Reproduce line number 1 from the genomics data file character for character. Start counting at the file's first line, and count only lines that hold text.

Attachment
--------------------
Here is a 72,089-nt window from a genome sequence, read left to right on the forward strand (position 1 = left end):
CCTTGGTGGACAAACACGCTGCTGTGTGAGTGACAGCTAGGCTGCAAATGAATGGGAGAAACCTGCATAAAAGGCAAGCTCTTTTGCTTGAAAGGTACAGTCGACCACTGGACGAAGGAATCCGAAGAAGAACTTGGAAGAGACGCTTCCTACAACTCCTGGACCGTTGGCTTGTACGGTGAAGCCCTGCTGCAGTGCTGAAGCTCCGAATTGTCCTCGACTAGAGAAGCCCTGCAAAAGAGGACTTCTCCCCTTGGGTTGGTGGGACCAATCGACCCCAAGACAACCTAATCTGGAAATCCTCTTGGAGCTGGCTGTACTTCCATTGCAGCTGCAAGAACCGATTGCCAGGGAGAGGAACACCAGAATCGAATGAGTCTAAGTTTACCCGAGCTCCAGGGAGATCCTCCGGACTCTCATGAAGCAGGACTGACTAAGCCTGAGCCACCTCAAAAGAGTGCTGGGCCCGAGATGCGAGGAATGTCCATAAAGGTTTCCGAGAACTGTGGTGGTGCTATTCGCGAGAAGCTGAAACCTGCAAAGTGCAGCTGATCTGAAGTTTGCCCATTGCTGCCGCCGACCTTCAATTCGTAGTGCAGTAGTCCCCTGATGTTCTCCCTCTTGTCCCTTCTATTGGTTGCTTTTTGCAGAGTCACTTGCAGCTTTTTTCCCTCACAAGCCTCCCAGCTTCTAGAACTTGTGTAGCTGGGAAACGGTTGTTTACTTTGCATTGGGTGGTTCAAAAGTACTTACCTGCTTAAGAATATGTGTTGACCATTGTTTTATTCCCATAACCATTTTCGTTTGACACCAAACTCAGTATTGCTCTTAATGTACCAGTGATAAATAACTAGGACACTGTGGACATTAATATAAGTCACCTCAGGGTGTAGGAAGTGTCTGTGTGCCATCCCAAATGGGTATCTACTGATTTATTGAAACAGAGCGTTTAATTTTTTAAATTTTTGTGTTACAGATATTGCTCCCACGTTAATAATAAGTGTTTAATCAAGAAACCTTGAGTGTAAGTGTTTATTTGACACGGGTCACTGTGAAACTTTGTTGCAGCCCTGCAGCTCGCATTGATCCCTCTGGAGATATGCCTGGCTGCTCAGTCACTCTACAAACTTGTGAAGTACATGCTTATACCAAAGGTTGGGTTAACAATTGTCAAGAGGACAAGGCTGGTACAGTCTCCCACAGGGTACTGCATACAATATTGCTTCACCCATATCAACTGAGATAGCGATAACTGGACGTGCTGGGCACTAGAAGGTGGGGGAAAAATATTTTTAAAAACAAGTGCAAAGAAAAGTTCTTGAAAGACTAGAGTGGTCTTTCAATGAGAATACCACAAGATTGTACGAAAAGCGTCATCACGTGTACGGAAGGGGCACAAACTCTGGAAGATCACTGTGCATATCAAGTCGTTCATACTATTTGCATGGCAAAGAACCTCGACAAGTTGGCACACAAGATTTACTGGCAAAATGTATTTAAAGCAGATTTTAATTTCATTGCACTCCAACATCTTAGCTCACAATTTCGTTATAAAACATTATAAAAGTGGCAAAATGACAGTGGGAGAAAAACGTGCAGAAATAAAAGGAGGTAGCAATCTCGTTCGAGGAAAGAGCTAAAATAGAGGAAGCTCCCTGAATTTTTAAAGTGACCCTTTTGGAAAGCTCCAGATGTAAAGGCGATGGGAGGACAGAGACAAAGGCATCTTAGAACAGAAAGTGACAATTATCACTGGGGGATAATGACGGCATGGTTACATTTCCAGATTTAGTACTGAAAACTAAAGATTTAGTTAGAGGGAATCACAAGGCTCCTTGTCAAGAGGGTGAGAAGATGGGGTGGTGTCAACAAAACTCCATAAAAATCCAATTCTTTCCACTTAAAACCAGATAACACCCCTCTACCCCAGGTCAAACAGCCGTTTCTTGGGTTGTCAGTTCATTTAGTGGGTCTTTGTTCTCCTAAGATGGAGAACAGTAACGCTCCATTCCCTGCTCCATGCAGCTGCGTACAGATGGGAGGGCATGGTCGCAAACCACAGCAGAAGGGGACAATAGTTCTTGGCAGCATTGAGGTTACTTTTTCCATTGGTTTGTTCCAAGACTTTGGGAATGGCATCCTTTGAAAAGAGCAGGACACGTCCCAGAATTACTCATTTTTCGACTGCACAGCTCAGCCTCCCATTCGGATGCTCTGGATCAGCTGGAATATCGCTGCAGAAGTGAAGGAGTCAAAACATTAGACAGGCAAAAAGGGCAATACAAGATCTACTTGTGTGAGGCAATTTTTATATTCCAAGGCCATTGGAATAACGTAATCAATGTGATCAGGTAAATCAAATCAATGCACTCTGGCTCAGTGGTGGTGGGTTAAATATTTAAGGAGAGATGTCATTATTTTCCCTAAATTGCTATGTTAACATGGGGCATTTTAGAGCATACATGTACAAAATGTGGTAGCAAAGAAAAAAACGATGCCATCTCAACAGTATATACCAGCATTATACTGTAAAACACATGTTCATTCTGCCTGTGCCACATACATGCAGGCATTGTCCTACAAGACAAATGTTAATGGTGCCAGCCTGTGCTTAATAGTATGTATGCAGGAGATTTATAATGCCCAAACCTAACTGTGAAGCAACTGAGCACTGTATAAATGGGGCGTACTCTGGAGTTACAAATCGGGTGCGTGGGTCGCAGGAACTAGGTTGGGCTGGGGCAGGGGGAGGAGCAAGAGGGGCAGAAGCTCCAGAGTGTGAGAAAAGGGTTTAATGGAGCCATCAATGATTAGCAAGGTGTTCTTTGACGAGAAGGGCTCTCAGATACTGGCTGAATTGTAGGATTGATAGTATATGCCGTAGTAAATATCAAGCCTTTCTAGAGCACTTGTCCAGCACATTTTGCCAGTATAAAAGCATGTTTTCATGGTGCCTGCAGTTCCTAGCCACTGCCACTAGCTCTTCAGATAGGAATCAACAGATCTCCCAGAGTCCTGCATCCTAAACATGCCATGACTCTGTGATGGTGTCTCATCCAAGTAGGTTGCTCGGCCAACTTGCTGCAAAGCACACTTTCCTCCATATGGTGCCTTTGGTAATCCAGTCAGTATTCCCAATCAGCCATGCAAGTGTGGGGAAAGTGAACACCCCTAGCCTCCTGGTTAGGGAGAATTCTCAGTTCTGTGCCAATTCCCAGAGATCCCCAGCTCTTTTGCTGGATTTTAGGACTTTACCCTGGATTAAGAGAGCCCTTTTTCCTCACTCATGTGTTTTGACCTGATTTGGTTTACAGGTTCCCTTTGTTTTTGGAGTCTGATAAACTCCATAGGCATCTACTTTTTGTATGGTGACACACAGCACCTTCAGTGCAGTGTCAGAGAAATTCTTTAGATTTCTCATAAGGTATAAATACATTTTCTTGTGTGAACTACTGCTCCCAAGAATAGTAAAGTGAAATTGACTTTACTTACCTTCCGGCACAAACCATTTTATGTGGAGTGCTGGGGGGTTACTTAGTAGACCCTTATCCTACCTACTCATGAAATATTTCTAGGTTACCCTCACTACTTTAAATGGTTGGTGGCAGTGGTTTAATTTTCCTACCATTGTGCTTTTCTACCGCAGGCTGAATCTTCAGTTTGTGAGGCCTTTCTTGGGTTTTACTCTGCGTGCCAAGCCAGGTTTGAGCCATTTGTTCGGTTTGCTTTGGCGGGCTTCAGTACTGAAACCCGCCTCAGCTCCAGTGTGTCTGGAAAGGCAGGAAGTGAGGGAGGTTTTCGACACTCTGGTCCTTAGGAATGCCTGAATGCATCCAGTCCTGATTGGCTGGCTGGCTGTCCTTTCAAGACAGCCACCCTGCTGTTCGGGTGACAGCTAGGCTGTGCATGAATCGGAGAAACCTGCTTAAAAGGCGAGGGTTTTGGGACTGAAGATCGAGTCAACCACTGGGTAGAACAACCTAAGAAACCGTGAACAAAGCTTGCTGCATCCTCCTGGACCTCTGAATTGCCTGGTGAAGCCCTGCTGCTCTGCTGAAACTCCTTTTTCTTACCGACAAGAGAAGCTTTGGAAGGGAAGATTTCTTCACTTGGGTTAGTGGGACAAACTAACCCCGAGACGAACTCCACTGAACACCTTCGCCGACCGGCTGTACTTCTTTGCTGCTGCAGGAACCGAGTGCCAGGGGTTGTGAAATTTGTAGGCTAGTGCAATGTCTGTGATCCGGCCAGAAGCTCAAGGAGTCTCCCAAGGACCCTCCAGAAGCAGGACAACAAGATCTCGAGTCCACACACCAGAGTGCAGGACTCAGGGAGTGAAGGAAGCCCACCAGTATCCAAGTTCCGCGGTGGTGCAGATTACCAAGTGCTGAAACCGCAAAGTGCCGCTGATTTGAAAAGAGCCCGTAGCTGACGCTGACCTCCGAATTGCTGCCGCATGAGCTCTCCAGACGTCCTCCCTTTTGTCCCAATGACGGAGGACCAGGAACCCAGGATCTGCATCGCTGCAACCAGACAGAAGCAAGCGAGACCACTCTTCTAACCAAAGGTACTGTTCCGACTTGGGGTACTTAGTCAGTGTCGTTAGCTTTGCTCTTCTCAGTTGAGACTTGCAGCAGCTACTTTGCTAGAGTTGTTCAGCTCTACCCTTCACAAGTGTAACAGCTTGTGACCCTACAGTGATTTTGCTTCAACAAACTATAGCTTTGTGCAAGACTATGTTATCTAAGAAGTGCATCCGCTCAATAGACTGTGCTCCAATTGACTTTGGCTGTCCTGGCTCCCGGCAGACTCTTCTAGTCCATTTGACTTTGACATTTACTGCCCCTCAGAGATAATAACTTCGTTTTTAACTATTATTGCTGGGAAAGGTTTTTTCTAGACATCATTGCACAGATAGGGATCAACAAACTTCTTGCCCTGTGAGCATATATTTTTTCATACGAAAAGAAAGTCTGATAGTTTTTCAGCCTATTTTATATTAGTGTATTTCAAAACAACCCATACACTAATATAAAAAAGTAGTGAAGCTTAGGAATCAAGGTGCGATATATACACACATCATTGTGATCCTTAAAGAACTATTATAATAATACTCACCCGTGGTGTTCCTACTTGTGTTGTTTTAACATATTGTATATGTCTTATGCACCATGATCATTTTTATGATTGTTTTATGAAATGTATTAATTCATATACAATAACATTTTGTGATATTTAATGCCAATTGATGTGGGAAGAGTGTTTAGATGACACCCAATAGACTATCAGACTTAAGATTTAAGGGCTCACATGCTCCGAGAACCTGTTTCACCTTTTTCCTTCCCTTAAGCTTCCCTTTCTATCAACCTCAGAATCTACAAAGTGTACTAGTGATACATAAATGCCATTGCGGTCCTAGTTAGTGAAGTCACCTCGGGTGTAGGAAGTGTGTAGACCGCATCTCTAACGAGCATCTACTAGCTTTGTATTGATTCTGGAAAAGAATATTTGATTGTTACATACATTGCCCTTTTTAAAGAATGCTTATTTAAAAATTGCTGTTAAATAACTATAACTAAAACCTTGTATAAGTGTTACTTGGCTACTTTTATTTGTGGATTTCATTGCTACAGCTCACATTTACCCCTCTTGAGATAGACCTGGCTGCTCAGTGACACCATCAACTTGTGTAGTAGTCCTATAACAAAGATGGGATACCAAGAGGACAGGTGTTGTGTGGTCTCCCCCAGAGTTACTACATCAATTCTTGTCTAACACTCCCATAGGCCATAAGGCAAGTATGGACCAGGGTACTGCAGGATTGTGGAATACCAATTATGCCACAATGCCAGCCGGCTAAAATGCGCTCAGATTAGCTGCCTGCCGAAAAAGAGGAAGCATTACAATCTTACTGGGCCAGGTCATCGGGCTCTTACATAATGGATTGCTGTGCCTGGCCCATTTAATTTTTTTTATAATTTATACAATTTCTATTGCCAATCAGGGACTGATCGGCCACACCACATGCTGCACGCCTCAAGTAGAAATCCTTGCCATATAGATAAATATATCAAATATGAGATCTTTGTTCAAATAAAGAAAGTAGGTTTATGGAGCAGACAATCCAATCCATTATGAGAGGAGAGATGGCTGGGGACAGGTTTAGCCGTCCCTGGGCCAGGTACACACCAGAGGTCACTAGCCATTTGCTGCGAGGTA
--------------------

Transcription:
Here is a 72,089-nt window from a genome sequence, read left to right on the forward strand (position 1 = left end):